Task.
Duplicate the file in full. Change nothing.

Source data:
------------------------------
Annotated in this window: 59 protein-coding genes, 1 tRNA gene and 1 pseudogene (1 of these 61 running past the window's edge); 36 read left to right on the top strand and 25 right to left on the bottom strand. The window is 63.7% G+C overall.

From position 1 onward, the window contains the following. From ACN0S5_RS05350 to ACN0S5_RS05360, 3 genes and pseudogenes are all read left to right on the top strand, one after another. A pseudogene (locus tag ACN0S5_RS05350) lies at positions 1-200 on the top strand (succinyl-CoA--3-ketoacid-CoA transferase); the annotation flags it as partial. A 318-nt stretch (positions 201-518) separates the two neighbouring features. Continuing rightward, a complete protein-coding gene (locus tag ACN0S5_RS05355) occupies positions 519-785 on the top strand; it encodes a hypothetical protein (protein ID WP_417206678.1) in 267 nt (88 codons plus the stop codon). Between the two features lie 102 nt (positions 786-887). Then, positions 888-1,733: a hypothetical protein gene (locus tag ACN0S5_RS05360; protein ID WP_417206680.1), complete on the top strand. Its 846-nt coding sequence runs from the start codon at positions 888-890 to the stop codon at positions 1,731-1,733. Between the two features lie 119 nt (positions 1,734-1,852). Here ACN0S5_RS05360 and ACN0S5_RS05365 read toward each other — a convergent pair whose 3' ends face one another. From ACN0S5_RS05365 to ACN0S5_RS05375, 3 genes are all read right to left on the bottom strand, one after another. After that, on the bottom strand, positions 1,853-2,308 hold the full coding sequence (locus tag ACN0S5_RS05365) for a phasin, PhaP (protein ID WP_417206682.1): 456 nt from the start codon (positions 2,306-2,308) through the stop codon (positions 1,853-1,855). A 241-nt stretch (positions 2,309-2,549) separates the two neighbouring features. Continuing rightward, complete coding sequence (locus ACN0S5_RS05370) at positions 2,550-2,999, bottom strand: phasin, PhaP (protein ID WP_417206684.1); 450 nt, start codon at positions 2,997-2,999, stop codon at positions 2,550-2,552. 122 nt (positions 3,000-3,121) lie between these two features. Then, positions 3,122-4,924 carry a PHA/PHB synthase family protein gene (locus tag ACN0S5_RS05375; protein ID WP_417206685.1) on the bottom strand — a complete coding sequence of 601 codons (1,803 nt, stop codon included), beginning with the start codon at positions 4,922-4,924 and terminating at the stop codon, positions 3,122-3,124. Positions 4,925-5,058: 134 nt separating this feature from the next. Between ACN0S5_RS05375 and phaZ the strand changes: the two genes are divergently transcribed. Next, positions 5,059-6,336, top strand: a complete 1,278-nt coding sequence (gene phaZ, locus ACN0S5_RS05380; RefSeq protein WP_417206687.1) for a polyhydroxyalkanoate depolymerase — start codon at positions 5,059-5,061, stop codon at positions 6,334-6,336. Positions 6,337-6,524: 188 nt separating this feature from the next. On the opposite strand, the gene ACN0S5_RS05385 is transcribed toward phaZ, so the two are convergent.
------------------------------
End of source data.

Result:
Annotated in this window: 59 protein-coding genes, 1 tRNA gene and 1 pseudogene (1 of these 61 running past the window's edge); 36 read left to right on the top strand and 25 right to left on the bottom strand. The window is 63.7% G+C overall.

From position 1 onward, the window contains the following. From ACN0S5_RS05350 to ACN0S5_RS05360, 3 genes and pseudogenes are all read left to right on the top strand, one after another. A pseudogene (locus tag ACN0S5_RS05350) lies at positions 1-200 on the top strand (succinyl-CoA--3-ketoacid-CoA transferase); the annotation flags it as partial. A 318-nt stretch (positions 201-518) separates the two neighbouring features. Continuing rightward, a complete protein-coding gene (locus tag ACN0S5_RS05355) occupies positions 519-785 on the top strand; it encodes a hypothetical protein (protein ID WP_417206678.1) in 267 nt (88 codons plus the stop codon). Between the two features lie 102 nt (positions 786-887). Then, positions 888-1,733: a hypothetical protein gene (locus tag ACN0S5_RS05360; protein ID WP_417206680.1), complete on the top strand. Its 846-nt coding sequence runs from the start codon at positions 888-890 to the stop codon at positions 1,731-1,733. Between the two features lie 119 nt (positions 1,734-1,852). Here ACN0S5_RS05360 and ACN0S5_RS05365 read toward each other — a convergent pair whose 3' ends face one another. From ACN0S5_RS05365 to ACN0S5_RS05375, 3 genes are all read right to left on the bottom strand, one after another. After that, on the bottom strand, positions 1,853-2,308 hold the full coding sequence (locus tag ACN0S5_RS05365) for a phasin, PhaP (protein ID WP_417206682.1): 456 nt from the start codon (positions 2,306-2,308) through the stop codon (positions 1,853-1,855). A 241-nt stretch (positions 2,309-2,549) separates the two neighbouring features. Continuing rightward, complete coding sequence (locus ACN0S5_RS05370) at positions 2,550-2,999, bottom strand: phasin, PhaP (protein ID WP_417206684.1); 450 nt, start codon at positions 2,997-2,999, stop codon at positions 2,550-2,552. 122 nt (positions 3,000-3,121) lie between these two features. Then, positions 3,122-4,924 carry a PHA/PHB synthase family protein gene (locus tag ACN0S5_RS05375; protein ID WP_417206685.1) on the bottom strand — a complete coding sequence of 601 codons (1,803 nt, stop codon included), beginning with the start codon at positions 4,922-4,924 and terminating at the stop codon, positions 3,122-3,124. Positions 4,925-5,058: 134 nt separating this feature from the next. Between ACN0S5_RS05375 and phaZ the strand changes: the two genes are divergently transcribed. Next, positions 5,059-6,336, top strand: a complete 1,278-nt coding sequence (gene phaZ, locus ACN0S5_RS05380; RefSeq protein WP_417206687.1) for a polyhydroxyalkanoate depolymerase — start codon at positions 5,059-5,061, stop codon at positions 6,334-6,336. Positions 6,337-6,524: 188 nt separating this feature from the next. On the opposite strand, the gene ACN0S5_RS05385 is transcribed toward phaZ, so the two are convergent.